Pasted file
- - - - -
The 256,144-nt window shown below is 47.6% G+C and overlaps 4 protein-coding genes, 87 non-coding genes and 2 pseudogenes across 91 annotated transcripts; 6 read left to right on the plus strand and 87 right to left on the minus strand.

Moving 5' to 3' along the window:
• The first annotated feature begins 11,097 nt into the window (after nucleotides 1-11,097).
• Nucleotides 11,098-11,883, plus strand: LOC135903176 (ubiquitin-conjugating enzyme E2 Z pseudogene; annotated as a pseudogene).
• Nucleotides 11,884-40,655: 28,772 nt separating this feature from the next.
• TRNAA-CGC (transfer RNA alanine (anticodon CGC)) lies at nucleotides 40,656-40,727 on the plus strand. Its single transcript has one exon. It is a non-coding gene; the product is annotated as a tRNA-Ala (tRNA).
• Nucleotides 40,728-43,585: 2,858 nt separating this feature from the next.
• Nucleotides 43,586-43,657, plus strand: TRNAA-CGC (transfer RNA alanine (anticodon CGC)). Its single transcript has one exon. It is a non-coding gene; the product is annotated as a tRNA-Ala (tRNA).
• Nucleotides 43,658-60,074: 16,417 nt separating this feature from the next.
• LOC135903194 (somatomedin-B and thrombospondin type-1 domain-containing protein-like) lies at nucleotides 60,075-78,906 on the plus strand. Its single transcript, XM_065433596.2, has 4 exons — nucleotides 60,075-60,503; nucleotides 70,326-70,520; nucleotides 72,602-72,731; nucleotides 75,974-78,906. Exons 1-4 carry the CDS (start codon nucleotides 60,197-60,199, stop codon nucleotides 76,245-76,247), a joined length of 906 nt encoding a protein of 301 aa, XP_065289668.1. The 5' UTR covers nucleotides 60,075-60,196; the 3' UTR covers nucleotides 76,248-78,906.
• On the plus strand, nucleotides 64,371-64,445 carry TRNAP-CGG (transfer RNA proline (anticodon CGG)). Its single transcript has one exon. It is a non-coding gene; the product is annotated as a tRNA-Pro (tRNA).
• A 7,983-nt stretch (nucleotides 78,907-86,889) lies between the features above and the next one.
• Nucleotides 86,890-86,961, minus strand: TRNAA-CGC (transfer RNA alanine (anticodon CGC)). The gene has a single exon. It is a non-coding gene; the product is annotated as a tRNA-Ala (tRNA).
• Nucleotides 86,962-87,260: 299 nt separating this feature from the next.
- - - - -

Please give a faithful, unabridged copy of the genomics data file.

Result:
The 256,144-nt window shown below is 47.6% G+C and overlaps 4 protein-coding genes, 87 non-coding genes and 2 pseudogenes across 91 annotated transcripts; 6 read left to right on the plus strand and 87 right to left on the minus strand.

Moving 5' to 3' along the window:
• The first annotated feature begins 11,097 nt into the window (after nucleotides 1-11,097).
• Nucleotides 11,098-11,883, plus strand: LOC135903176 (ubiquitin-conjugating enzyme E2 Z pseudogene; annotated as a pseudogene).
• Nucleotides 11,884-40,655: 28,772 nt separating this feature from the next.
• TRNAA-CGC (transfer RNA alanine (anticodon CGC)) lies at nucleotides 40,656-40,727 on the plus strand. Its single transcript has one exon. It is a non-coding gene; the product is annotated as a tRNA-Ala (tRNA).
• Nucleotides 40,728-43,585: 2,858 nt separating this feature from the next.
• Nucleotides 43,586-43,657, plus strand: TRNAA-CGC (transfer RNA alanine (anticodon CGC)). Its single transcript has one exon. It is a non-coding gene; the product is annotated as a tRNA-Ala (tRNA).
• Nucleotides 43,658-60,074: 16,417 nt separating this feature from the next.
• LOC135903194 (somatomedin-B and thrombospondin type-1 domain-containing protein-like) lies at nucleotides 60,075-78,906 on the plus strand. Its single transcript, XM_065433596.2, has 4 exons — nucleotides 60,075-60,503; nucleotides 70,326-70,520; nucleotides 72,602-72,731; nucleotides 75,974-78,906. Exons 1-4 carry the CDS (start codon nucleotides 60,197-60,199, stop codon nucleotides 76,245-76,247), a joined length of 906 nt encoding a protein of 301 aa, XP_065289668.1. The 5' UTR covers nucleotides 60,075-60,196; the 3' UTR covers nucleotides 76,248-78,906.
• On the plus strand, nucleotides 64,371-64,445 carry TRNAP-CGG (transfer RNA proline (anticodon CGG)). Its single transcript has one exon. It is a non-coding gene; the product is annotated as a tRNA-Pro (tRNA).
• A 7,983-nt stretch (nucleotides 78,907-86,889) lies between the features above and the next one.
• Nucleotides 86,890-86,961, minus strand: TRNAA-CGC (transfer RNA alanine (anticodon CGC)). The gene has a single exon. It is a non-coding gene; the product is annotated as a tRNA-Ala (tRNA).
• Nucleotides 86,962-87,260: 299 nt separating this feature from the next.